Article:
After a phone call, a kind gentleman came to collect me. He dropped me off at the front door of my temporary home. The studio apartment was attached to the main building and met all of my expectations… except for the lack of cooking facilities. To my rescue came the son of the owner and his wife. Within half an hour I was cooking my Cape Grim steak and veggies while drinking a beer and Bream Creek red with this wonderful young family in their kitchen.
The conversation was extraordinary. With the philosophy of only eating what they produce, hunt, fish or exchange, the family are living the way that I would like; but I don’t have the discipline or commitment.
I love a cup of tea and the inviting sign outside the Neighbourhood House caught my eye. Even more striking was the sign regarding an art exhibition. My curiosity took me through the door into a place buzzing with activity. Entering a small room on the right, I was immediately impressed by a magnificent display of Aboriginal art along with knitted socks, beanies and cardigans.
In no time at all, I was settled in a chair being served hot tea and snacks by the charming Judith McDonald while chatting with her partner, an interesting man with tales to tell.
To protect the artists, Judith requested that photos of their work not be published. However, Judith was proud of her mother’s paintings and gave me permission to use the photo of something I consider quite unique.
Pungenna Art and Cultural Centre, Murdunna
Judith is the curator/coordinator of the Pungenna Art and Cultural Centre at nearby Murdunna. She told me that all of the profits from the sales go back into the Parrdarrama Pungenna Community and it was without hesitation that I bought my first piece of Aboriginal art.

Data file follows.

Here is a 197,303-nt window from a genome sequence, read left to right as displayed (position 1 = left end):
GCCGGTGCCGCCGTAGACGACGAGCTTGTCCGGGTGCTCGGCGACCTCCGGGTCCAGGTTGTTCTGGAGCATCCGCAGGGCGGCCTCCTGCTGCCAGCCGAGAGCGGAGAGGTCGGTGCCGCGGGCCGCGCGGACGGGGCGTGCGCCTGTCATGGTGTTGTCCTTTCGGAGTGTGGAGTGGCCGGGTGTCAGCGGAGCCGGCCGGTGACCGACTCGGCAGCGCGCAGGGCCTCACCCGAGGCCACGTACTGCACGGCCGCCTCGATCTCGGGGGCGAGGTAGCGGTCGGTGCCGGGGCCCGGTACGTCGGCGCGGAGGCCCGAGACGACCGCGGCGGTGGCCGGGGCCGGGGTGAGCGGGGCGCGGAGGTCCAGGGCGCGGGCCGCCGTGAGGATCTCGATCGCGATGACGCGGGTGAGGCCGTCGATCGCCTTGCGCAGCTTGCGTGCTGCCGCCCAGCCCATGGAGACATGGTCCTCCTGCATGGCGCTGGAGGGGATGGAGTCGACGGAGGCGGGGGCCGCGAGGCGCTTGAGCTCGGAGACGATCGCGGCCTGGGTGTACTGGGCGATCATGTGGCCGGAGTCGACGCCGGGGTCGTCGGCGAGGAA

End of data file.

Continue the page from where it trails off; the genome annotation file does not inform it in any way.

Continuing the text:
I have never been fond of paintings that I don’t understand, but the one I bought is of a kangaroo similar to that on the Qantas logo. Judith carefully packed it and sent it all the way to G West. Now it hangs opposite our collection of South African art. I’m sure Mandela would approve!
Pungenna Community & Parrdarrama Nation History
For those of you that need to know, Judith McDonald explained that the Pungenna Community descend from the peoples of the Paredareme (pronounced “Parrdarrama”).
Language group/tribe: nowadays this region is referred to as the Parrdarrama Nation. The Paredareme tribe was one of eight tribes consisting of 48 known bands of people. The term Oyster Bay Tribe is culturally inappropriate and not used.
The Pungenna Community also have Aboriginal ancestry from the top end and far west Murray River, Riverine and south east mainland regions but always bearing in mind that the cultural identity is Parrdarrama Pungenne where Pungenna means Aboriginal person in the Parrdarrama language.
Pungenna Arts, Crafts and Cultural Centre is a project of the Parrdarrama Aboriginal Corporation (Central East Coast Tasmania).
Walking back to my accommodation, I had plenty of time to reflect on the day and the friendliness of the people I’d met. I admired what they are doing to retain their identity as well as helping those of similar origin. It made me think of the recent passing of my father and what he left behind to remind me of where I came from.
Roger Findlay spends all his holidays in Tasmania, then writes about the experience for Think Tasmania. If you’d like Roger to visit you in the name of research (so we can publish information about your business), please contact us.